Years after the release of the .NET Framework, many developers are sticking with VB 6 applications developed in VBA. Many of these apps tend to work with only an occasional hiccup, while some are so involved that a quick and easy migration to .NET is nearly impossible.
The combined power of Visual Studio 2005 Tools for Office (VSTO) and Office 2007 may be enough to convince many developers to move to .NET.
With VSTO, Word and Excel are incorporated directly into the Visual Studio IDE, developers have access to .NET's vast class libraries, and there is support for IntelliSense and debugging. In Vista, meanwhile, menus, toolbars and task panes have been replaced with a customizable UI element called the ribbon, which displays the most frequently used commands.
A large concern here is getting those old VBA solutions into VSTO. How difficult will it be? What will happen to the solution once it becomes a VSTO add-in? What will and will not work?
Jan Fransen of MCW Technologies addresses these issues in the recent MSDN article, Migrating a VBA Solution to a Visual Studio Tools for Office Add-In.
The author begins by noting that not all VBA solutions should be migrated to VSTO. "If a solution has been running well for years and you do not plan to add anything new to it, it is probably best to leave it where it is," Fransen writes. On the other hand, "If you design something new, or plan major enhancements to an existing solution, or if you would like to change a document-level solution into an application-level solution, you should look carefully at what [VSTO] offers."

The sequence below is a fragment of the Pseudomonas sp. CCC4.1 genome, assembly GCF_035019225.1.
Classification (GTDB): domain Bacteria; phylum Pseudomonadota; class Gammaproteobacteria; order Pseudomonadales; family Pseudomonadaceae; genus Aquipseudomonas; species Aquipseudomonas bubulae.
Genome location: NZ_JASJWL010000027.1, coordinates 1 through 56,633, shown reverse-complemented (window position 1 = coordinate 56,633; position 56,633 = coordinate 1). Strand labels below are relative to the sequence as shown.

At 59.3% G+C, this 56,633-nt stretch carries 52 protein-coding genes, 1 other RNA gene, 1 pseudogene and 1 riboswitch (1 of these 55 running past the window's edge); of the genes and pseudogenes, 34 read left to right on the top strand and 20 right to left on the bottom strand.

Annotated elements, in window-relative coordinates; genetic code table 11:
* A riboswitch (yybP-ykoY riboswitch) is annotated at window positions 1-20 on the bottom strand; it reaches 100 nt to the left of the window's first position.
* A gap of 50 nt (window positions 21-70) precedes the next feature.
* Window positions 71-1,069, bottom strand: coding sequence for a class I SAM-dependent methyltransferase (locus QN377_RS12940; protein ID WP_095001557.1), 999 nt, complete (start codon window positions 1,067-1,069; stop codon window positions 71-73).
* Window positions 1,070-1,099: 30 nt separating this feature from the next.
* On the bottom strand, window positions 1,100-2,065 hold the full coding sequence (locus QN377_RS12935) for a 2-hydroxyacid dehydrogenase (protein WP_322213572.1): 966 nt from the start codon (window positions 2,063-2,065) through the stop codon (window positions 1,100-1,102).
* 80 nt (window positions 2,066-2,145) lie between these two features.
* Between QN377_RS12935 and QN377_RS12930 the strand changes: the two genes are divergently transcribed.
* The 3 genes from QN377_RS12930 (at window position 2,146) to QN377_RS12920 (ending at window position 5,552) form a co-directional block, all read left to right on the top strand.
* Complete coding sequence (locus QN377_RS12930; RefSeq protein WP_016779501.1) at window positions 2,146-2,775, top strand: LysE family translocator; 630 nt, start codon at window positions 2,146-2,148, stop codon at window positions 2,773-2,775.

From there, Fransen describes his sample VBA solution and then goes through the steps necessary to migrate it to VSTO Second Edition (the version that works with Windows Vista). Topics covered along the way include Windows Forms controls, working with Web services and displaying a custom task pane.
Fransen provides both VB and C# sample code throughout the article. He also notes that familiar VBA constructs and functions will still work in VSTO.
"[I]f you are new to the .NET Framework, you might find it easier to use the VBA-style functions (such as MsgBox) and constructs (such as With…End With) that are still available to Visual Basic programmers," Fransen writes. "If you write in Visual Basic but are interested in using the .NET Framework whenever possible, take a look at the equivalent C# code for each example."
This was first published in November 2006